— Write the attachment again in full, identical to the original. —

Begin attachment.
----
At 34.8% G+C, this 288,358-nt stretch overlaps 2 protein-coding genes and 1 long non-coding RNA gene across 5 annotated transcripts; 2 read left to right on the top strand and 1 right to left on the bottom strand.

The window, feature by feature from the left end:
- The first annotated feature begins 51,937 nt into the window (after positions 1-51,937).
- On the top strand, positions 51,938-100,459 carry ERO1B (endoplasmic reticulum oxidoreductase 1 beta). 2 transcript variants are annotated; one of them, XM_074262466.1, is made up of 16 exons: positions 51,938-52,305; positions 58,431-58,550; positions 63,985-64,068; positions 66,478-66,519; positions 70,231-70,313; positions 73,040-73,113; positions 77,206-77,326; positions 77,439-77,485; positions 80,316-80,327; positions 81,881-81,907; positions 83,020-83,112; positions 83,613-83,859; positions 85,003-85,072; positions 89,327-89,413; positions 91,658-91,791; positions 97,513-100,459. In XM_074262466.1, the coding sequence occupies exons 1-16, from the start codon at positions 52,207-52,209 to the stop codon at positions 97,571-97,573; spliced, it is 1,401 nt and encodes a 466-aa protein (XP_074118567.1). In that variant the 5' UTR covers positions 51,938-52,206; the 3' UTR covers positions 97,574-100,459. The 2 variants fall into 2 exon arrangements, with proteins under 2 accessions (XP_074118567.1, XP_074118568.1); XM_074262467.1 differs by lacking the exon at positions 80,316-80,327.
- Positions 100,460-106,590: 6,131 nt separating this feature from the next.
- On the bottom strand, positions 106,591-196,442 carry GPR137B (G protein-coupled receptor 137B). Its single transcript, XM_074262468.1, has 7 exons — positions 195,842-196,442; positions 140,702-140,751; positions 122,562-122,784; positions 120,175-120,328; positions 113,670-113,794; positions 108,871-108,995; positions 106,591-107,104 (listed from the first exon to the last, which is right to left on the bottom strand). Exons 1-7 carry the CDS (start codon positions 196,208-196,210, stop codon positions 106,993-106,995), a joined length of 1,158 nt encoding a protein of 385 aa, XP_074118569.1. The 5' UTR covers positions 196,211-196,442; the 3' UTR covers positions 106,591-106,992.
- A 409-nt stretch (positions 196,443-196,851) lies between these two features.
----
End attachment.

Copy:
At 34.8% G+C, this 288,358-nt stretch overlaps 2 protein-coding genes and 1 long non-coding RNA gene across 5 annotated transcripts; 2 read left to right on the top strand and 1 right to left on the bottom strand.

The window, feature by feature from the left end:
- The first annotated feature begins 51,937 nt into the window (after positions 1-51,937).
- On the top strand, positions 51,938-100,459 carry ERO1B (endoplasmic reticulum oxidoreductase 1 beta). 2 transcript variants are annotated; one of them, XM_074262466.1, is made up of 16 exons: positions 51,938-52,305; positions 58,431-58,550; positions 63,985-64,068; positions 66,478-66,519; positions 70,231-70,313; positions 73,040-73,113; positions 77,206-77,326; positions 77,439-77,485; positions 80,316-80,327; positions 81,881-81,907; positions 83,020-83,112; positions 83,613-83,859; positions 85,003-85,072; positions 89,327-89,413; positions 91,658-91,791; positions 97,513-100,459. In XM_074262466.1, the coding sequence occupies exons 1-16, from the start codon at positions 52,207-52,209 to the stop codon at positions 97,571-97,573; spliced, it is 1,401 nt and encodes a 466-aa protein (XP_074118567.1). In that variant the 5' UTR covers positions 51,938-52,206; the 3' UTR covers positions 97,574-100,459. The 2 variants fall into 2 exon arrangements, with proteins under 2 accessions (XP_074118567.1, XP_074118568.1); XM_074262467.1 differs by lacking the exon at positions 80,316-80,327.
- Positions 100,460-106,590: 6,131 nt separating this feature from the next.
- On the bottom strand, positions 106,591-196,442 carry GPR137B (G protein-coupled receptor 137B). Its single transcript, XM_074262468.1, has 7 exons — positions 195,842-196,442; positions 140,702-140,751; positions 122,562-122,784; positions 120,175-120,328; positions 113,670-113,794; positions 108,871-108,995; positions 106,591-107,104 (listed from the first exon to the last, which is right to left on the bottom strand). Exons 1-7 carry the CDS (start codon positions 196,208-196,210, stop codon positions 106,993-106,995), a joined length of 1,158 nt encoding a protein of 385 aa, XP_074118569.1. The 5' UTR covers positions 196,211-196,442; the 3' UTR covers positions 106,591-106,992.
- A 409-nt stretch (positions 196,443-196,851) lies between these two features.